The greatest triumph of The Hunger Games is Ross' rich realization of the book's many worlds: District 12 is painted as a reminiscent Southern mining town haunting and vibrant; The Capitol is a utopian metropolis obsessed with design and flair; and The Hunger Games battleground is a sprawling forest peppered with Truman Show-esque additions that remind you it's all being controlled by overseers. The small-scale production value adds to the character-first approach and even when the story segues to larger arenas like a tickertape parade in The Capitol's grand Avenue of Tributes hall it's all about Katniss.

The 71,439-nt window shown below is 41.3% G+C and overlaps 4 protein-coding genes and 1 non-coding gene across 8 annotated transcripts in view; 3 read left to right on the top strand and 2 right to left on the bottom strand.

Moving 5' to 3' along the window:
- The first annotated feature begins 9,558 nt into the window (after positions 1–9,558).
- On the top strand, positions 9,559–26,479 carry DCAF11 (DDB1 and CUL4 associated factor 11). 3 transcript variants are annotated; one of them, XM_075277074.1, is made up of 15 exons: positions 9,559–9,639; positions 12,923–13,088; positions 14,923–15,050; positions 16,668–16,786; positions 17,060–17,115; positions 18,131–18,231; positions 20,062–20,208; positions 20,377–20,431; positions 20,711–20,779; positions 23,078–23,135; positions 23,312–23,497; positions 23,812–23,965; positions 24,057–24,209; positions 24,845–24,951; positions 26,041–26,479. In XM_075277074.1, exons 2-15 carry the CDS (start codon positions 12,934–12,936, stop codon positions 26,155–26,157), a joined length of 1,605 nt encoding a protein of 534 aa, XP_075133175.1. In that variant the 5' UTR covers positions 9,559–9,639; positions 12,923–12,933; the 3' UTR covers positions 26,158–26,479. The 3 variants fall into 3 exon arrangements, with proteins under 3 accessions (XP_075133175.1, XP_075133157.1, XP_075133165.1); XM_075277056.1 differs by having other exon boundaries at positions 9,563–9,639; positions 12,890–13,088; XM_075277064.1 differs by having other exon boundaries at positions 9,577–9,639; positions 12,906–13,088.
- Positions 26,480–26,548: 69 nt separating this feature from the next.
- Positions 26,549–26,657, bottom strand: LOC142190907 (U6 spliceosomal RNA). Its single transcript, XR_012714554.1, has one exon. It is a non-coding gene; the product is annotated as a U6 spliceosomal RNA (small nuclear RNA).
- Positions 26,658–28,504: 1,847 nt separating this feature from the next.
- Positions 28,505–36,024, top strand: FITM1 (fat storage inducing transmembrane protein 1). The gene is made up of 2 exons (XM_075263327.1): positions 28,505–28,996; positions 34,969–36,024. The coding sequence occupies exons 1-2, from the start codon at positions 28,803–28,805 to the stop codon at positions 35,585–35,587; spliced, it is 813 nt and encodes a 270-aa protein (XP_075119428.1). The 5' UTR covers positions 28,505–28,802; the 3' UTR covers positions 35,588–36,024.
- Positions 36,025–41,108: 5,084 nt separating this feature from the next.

For fans the script hits every beat a nearly note-for-note interpretation of author Suzanne Collins' original novel—but those unfamiliar shouldn't worry about missing anything. Ross knows his way around a sharp screenplay (he's the writer of Big Pleasantville and Seabiscuit) and he's comfortable dropping us right into the action. His characters are equally as colorful as Panem Harrelson sticking out as the former tribute enlivened by the chance to coach winners. He's funny he's discreet he's shaded—a quality all the cast members share. As a director Ross employs a distinct often-grating perspective. His shaky cam style emphasizes the reality of the story but in fight scenarios—and even simple establishing shots of District 12's goings-on—the details are lost in motion blur.